RFC 5838 describes new support in OSPFv3 to move toward being a multiprotocol IGP adding support for address families. Since addressing information was moved away from Type 1 and Type 2 LSA in OSPFv3 to Type 8 and 9 allows OSPFs LSA format to be more flexible to carry different address formats. Also OSPF was augmented with an instance ID that allows multiple OSPFv3 process to communicate over the same link while remaining separate.
RFC 5838 split the instances to assign specific address families:
.The Options bitfield in the OSPFv3 Hellos , DD packets, and LSAs hase a new AF-bit defined. This bit is set if the sending router supports the address family extension and the specific instance is not an IPv6 unicast instance according to the table. Basically OSPFv3 routers will keep this bit cleared to indicate IPv6 unicast address families and will set it for all other instance Ids.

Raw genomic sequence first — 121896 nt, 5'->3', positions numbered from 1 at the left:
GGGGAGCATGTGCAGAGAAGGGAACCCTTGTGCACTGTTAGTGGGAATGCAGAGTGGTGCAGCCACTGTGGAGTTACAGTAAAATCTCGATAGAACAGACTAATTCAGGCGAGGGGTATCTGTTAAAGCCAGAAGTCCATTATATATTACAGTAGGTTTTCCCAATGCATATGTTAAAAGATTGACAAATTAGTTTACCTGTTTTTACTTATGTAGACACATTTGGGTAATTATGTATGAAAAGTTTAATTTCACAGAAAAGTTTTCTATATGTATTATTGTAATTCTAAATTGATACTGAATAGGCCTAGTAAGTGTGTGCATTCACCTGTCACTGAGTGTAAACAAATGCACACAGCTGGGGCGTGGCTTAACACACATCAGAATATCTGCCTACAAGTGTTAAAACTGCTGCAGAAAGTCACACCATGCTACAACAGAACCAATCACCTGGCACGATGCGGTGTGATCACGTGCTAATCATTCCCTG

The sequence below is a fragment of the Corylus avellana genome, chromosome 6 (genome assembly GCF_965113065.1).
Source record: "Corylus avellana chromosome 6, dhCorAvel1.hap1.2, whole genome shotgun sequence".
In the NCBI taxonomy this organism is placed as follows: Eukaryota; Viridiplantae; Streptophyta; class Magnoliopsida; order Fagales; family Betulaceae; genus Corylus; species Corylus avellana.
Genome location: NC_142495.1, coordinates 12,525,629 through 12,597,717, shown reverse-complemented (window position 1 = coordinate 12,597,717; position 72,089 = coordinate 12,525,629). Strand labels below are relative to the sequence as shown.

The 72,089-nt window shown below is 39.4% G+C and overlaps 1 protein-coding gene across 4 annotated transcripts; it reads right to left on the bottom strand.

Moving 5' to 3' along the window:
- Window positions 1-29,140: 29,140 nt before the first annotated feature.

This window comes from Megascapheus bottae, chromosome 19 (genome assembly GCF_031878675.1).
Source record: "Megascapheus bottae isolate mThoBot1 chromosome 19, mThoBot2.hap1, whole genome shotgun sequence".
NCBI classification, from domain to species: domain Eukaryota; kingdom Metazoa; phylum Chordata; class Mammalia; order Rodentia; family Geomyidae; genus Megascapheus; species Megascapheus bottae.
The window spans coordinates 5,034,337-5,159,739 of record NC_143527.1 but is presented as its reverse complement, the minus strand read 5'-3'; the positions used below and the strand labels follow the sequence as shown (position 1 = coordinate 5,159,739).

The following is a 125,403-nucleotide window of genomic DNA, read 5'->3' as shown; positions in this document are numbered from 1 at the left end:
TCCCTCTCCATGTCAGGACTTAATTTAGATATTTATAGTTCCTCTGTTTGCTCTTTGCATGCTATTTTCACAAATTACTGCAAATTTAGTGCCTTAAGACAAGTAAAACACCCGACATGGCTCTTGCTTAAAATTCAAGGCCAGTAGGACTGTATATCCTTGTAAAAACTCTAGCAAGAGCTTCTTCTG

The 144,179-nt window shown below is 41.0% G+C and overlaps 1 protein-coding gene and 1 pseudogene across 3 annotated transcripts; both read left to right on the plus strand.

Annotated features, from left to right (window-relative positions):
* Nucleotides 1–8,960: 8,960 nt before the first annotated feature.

If the received an OSPFv3 packet from a neighbor without the AF-bit set, OSPFv3 will treat it as a separate plain unicast instance and will drop any subsequent OSPF packets from that neighbor and never form an adjacency.
Only OSPFv3 routers that support the same instance and AF features will ever form an adjacency.